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Old 10-06-2007, 01:17 PM   #27
David 93 SL2m
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Join Date: May 2000
Location: North America
Posts: 3,594

2004 VUE 2.2L
2007 ION-3 Sedan
Happy Re: Cleaning EGR Valve (with Pictures)

Originally Posted by DrPimper View Post
oh man thanks allot for posting on this subject. I was watching my favorite TV show since 1984, MOTORWEEK and they were suggesting to clean the EGR on older cars to keep on top of fuel economey. They were generalizing all cars, but said that most cars and kinda complex and they should be cleaned professionaly, screw that, I have less of a chance of screwing this up than some punk kid paid to wrench on cars.
Here is the transcript:
Hot Flush
Pat Goss

It seems a lot of the preventative maintenance on automobiles these days involves keeping things clean. Now a prime example of that is the E.G.R. system.

E.G.R. stands for Exhaust Gas Recirculation, and what it does is, it takes exhaust as it leaves the engine and recirculates it back into the cylinders to reduce the burning temperature of the fuel and air mix in each cylinder. The reason for that is if the fuel burns too hot the emissions go up and the fuel economy goes down, so this has to be done on a regular basis.

If we look at an E.G.R. valve off of a new Honda, for example, we would see that the passages are clean and unobstructed. But when you look at an older E.G.R. valve - one that hasn't been maintained with a passage that is completely blocked - that would have a significant effect on both emissions and fuel economy. So how do you prevent it?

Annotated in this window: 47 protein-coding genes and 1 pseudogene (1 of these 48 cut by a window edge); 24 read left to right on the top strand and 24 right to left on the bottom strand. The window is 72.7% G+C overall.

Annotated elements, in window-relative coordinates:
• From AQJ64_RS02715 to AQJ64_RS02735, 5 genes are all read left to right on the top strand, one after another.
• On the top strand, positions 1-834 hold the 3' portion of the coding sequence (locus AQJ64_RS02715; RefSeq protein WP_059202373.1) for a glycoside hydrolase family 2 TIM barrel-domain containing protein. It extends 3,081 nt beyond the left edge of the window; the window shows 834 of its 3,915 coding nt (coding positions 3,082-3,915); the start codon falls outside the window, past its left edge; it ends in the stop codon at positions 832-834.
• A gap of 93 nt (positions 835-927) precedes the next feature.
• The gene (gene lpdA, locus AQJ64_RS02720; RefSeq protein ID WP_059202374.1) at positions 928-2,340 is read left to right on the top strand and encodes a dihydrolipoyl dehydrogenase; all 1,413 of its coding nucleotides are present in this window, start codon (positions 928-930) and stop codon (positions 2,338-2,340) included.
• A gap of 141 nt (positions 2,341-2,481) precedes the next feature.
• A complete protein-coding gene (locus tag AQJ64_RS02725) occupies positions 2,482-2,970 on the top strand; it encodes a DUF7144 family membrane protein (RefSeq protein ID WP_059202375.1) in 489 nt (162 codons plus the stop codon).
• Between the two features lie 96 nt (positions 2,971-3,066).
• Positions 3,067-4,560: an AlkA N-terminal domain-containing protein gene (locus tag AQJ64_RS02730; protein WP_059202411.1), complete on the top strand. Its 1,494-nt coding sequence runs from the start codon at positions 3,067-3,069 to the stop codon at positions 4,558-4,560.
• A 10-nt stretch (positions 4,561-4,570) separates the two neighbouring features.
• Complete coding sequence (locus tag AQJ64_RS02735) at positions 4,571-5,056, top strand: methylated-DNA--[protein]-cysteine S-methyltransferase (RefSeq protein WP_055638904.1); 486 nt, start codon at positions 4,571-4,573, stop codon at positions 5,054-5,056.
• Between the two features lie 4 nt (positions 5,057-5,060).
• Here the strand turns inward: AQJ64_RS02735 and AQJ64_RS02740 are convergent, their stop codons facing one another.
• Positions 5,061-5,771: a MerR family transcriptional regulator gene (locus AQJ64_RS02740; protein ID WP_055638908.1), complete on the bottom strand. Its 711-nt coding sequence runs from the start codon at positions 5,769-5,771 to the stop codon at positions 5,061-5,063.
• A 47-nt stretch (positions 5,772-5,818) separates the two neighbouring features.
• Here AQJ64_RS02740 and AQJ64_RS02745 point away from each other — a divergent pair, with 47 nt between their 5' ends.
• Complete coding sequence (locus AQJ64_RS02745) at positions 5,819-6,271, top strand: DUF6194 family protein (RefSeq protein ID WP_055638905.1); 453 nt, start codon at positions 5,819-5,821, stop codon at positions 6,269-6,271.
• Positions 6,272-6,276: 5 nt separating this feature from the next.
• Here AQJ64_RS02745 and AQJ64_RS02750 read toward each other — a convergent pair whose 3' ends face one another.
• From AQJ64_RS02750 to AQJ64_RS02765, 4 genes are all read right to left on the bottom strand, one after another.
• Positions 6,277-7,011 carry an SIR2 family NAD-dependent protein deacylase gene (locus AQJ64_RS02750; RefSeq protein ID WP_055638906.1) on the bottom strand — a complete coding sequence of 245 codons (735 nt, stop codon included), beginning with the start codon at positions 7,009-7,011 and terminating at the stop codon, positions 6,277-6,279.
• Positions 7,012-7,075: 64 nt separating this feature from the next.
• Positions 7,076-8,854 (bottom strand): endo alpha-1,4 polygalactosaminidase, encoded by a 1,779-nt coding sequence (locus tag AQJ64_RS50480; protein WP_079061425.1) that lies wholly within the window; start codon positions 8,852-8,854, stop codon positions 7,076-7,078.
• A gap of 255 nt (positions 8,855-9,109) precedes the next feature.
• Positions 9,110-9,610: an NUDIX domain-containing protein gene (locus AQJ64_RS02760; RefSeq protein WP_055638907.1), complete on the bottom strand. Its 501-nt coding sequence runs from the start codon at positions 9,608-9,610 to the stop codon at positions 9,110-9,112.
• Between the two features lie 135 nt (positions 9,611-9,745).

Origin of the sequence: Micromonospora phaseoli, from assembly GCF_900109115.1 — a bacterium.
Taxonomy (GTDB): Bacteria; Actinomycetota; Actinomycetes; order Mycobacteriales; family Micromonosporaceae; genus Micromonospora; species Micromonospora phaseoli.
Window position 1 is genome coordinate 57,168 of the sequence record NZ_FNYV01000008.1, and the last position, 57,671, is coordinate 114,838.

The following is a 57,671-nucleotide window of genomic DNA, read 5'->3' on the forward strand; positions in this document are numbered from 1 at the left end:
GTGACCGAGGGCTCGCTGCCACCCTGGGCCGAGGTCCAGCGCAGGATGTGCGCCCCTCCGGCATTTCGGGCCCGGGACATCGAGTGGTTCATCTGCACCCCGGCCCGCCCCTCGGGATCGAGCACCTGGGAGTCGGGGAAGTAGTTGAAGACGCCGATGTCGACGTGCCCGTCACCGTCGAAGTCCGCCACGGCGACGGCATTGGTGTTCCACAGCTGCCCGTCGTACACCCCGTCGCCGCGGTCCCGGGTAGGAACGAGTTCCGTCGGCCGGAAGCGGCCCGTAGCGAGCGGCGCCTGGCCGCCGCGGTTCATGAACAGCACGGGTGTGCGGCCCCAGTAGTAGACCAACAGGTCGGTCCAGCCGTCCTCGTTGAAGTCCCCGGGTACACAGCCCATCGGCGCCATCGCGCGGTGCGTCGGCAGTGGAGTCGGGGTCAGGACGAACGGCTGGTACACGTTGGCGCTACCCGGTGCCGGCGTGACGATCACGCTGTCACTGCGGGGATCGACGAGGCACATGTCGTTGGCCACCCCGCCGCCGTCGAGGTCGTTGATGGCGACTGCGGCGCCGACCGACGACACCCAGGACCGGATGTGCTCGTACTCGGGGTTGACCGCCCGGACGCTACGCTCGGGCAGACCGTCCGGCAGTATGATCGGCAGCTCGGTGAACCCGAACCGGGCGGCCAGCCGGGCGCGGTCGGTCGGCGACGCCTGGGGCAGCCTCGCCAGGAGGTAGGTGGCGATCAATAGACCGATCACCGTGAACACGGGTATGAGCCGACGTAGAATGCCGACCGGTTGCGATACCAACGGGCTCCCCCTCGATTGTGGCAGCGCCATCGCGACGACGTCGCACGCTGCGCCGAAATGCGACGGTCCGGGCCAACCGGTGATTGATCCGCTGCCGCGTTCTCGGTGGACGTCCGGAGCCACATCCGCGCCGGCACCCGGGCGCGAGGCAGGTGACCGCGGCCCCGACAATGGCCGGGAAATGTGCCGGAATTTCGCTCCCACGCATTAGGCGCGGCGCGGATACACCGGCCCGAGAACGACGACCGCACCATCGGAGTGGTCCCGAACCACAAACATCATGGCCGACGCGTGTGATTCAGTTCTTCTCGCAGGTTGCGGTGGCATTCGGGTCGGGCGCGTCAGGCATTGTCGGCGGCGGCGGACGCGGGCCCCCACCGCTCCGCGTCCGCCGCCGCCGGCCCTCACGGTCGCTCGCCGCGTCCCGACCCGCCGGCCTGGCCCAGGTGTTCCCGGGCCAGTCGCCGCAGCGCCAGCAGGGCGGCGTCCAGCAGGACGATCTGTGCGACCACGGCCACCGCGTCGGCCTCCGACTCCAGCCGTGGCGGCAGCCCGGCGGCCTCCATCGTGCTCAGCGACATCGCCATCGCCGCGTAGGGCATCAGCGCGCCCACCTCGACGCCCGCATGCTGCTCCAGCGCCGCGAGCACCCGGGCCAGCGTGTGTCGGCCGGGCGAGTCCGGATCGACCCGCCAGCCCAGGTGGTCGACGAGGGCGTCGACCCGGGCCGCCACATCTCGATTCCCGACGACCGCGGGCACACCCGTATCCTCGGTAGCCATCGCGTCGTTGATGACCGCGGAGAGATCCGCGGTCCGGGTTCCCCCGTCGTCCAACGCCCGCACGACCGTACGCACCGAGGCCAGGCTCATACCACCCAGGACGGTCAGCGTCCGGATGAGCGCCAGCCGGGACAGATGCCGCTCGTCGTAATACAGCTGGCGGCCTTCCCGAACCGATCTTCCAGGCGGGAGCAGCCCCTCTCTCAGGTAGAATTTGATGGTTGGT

About every 30,000 miles or so you look for an E.G.R. cleaning service. It uses a canister like we see here, and in that canister are some extremely strong chemicals that are fed into the E.G.R. system to clean away the cooked on carbon and everything that's in the passages. There are special adaptors for the different makes and models of vehicles, and it does an exceptionally good job.

The next thing that we need to keep clean is the transmission cooler. This is especially important following the failure of an automatic transmission. When that transmission fails, it fills the oiling system full of little bits of debris, and that can get trapped up inside the transmission cooler. There is no way to get that out except with a tool like this Hot Flush machine.

The Hot Flush machine uses a heated chemical that gets circulated in and then back, in and back. Through a process of going through this continuously for an extended period of time, it removes all of the debris out of the transmission cooler. That means you don't have repeated failures due to debris that has collected in the cooler and then moves back into your new transmission. If you need transmission work, this is the tool you should look for!

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∙ 2002 L200 20K
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